>and now this wonderful 2-CD set by Ellie Gee and some
>surprise stuff like the demo acetate by Carole King,
>"Don't Count Your Chickens."

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Message: 6
   Date: Sun, 21 Oct 2001 12:27:09 EDT
   From: James Botticelli 
Subject: Re: '66

In a message dated 10/21/01, spectropop writes:

> back in '66 soft pop was still seen as one of the
> perfectly "valid" approaches to making psychedelic music.

1966 was in incredible year for pop and rock to really come
together and show some unique promise...too bad the whole
'67 San Francisco faux-psychedilic thing trashed it. We
were onto something....JB/kinda kamelottish about '66

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Message: 7
   Date: Sun, 21 Oct 2001 14:45:00 -0400
   From: Alan Zweig 
Subject: psychedelic soft pop

"Joseph Scott" wrote:

> The overlap between soft pop and psychedelic music is
> an interest of mine. As I understand it, psychedelic
> music and soft pop became seen as fairly incompatible
> some time _after_ '66,

The overlap is an interest of mine too.  But that's
partly because in the process of looking for soft pop,
psychedelia was unavoidable.  I think they're almost
inherently connected. 

I'm sure there were psychedelic music fans who stumbled
upon soft pop elements on some record they were hoping
would be "pure psychedelia" and were disappointed.  And I
suspect this still happens.

And I don't really blame them.  

But I think it was inevitable the two "genres" would get
mixed together. And maybe that's because I think that
psychedelia is almost too "narrow" and unspecific a genre
to totally stand on its own.  It's more a flavor than a
genre unto itself.

I mean, what was it?  An attempt to imitate a drug
experience? Maybe.  But it wasn't like there was a whole
array of interpretations. The drug experience became
associated with a fairly narrow palette of sounds and
studio tricks.

So you take a soft pop song, put some dreamy references
in the lyrics, add some echo to the choruses, play the
guitar solo backwards, make it twice as long as a normal
pop song, fade out for a really long time and voila,
you're psychedelic.

There's also the fact that "soft pop" harmonies
themselves were often used as a psychedelic "technique".

I don't collect psychedelic records per se.  I end up
with a few though. And even I have a few that don't sound
much like soft pop.  But still, they're basically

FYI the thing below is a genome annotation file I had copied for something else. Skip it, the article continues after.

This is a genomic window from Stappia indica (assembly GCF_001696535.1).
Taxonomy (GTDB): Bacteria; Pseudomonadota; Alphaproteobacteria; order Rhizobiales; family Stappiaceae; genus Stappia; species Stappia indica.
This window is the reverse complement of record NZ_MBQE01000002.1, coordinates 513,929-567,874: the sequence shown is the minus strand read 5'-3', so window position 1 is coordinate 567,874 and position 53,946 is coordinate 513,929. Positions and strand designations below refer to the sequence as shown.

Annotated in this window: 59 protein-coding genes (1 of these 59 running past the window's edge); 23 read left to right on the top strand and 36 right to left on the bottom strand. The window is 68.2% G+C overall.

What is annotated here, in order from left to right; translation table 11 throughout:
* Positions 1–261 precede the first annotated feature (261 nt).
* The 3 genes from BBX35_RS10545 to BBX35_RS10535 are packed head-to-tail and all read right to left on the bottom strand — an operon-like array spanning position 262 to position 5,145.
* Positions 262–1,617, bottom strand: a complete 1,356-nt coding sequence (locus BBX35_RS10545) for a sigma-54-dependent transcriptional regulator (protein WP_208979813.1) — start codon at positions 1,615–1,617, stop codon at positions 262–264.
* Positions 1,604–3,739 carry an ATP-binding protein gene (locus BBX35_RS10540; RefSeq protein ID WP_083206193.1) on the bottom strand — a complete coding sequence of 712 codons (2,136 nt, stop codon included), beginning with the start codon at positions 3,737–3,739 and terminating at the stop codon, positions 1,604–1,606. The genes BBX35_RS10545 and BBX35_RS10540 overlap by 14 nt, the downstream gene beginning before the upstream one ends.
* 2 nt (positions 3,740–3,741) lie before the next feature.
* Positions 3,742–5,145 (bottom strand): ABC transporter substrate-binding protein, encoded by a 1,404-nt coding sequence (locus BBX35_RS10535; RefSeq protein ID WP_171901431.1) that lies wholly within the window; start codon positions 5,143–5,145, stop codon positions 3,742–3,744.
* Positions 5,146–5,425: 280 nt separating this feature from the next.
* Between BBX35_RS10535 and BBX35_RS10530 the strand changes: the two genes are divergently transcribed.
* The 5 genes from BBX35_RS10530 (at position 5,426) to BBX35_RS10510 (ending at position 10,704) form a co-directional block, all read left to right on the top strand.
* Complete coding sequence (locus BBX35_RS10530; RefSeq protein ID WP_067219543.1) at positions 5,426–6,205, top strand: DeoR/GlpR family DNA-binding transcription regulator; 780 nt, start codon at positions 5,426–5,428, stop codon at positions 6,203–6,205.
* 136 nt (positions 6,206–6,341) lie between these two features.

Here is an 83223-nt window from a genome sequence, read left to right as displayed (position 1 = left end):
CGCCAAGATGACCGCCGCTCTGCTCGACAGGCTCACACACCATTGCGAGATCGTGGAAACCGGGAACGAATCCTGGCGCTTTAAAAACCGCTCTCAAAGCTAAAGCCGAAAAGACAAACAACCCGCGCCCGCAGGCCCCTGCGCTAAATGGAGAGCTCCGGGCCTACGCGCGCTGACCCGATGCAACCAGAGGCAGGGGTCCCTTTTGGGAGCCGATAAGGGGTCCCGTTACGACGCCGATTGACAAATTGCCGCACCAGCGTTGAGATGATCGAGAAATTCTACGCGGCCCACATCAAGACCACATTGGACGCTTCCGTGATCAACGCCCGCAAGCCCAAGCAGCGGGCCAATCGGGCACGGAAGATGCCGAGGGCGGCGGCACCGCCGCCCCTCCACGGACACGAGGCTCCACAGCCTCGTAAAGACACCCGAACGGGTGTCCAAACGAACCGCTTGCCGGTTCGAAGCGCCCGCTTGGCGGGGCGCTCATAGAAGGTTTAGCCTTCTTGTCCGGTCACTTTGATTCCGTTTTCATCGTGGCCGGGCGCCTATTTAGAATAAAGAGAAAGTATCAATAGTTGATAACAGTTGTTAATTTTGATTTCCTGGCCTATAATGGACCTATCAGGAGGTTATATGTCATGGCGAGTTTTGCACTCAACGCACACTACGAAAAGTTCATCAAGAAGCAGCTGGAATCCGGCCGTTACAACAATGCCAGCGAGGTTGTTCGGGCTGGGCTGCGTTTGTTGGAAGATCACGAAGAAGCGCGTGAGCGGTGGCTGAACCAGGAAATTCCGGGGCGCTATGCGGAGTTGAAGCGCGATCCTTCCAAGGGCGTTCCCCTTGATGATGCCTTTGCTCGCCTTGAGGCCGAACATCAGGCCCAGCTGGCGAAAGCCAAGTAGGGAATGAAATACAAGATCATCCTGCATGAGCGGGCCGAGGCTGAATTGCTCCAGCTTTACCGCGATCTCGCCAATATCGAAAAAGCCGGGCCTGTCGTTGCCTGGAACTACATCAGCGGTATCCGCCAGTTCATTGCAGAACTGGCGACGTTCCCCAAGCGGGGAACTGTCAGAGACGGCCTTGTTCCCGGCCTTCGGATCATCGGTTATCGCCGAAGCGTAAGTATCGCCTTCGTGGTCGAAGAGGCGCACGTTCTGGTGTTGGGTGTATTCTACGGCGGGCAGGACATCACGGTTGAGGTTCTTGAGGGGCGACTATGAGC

pop/rock records.

I also think, by the way, that "soft pop" itself is a
kind of hard to define genre.  The Association are pretty
different from The Free Design; they're much more a rock
band.  And some of their material - like on Birthday -
borders on psychedelia.

So any genre that includes those two bands is a little
vague to begin with.

 Which is fine with me.

The way I see it, there's the odd record that's "pure"
soft pop, the odd record that's pure psychedelia, but for
the most part they were each of them, just elements that
pop/rock bands of the time were fooling around with.  And
they showed up in lots of odd places, in lots of odd


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Message: 8
   Date: Sat, 20 Oct 2001 20:56:10 -0700 (PDT)
   From: Andrew Hickey 
Subject: Re: London's A Lonely Town

> On another note, has anyone heard Dave Edmunds' 
> "London's A Lonely Town...
> It is truly a fitting Tradwind tribute...JB

Yeah, that's a phenomenal track. For those who haven't
heard it this is Edmunds with the California Music
regulars (Boettcher, Johnston, Usher, Melcher, though
no Brian Wilson unlike the usual credits read),
redoing the Tradewinds track with appropriate lyric
changes - 'From Malibu to Picadilly's such a long
way/The cars all keep coming down the street the wrong
way' and so forth.

It was given a release on the Pebbles Vol IV - Surfin'
Tunes set, which seems to be only quasi-legal, but I
highly recommend it to surf/car song people. The CD is
mostly Usher, Sloan or Christian knock-off tracks by
bands like The Super Stocks, but also features stuff
like LSD-25 by the Gamblers (Bruce Johnston, Kim
Fowley, Sandy Nelson, Elliot Ingber and someone whose
name escapes me) and The Big Surfer by Brian Lord And
The Midnighters (an early Zappa track with Paul Buff).
Much of the CD is drivel ('there's a little old lady
just a little bit meaner/than the little old lady from
Pasadena' is a typical example) but there's a lot of
good stuff...

--------------------[ archived by Spectropop ]--------------------

Message: 9
   Date: Sun, 21 Oct 2001 13:28:27 -0400
   From: "Jeff Lemlich" 

Who is performing "Small Town Bring Down" on this
compilation?  Is it the Tony Bruno Buddah single, or is
it actually Anders & Poncia doing this tune?

Thanks, Jeff Lemlich

"Robert Conway" wrote:
> Here is the only Anders and Poncia (Tradewinds, etc.)
> '60's best of CD that is currently available.  Pricey
> of course but worth it.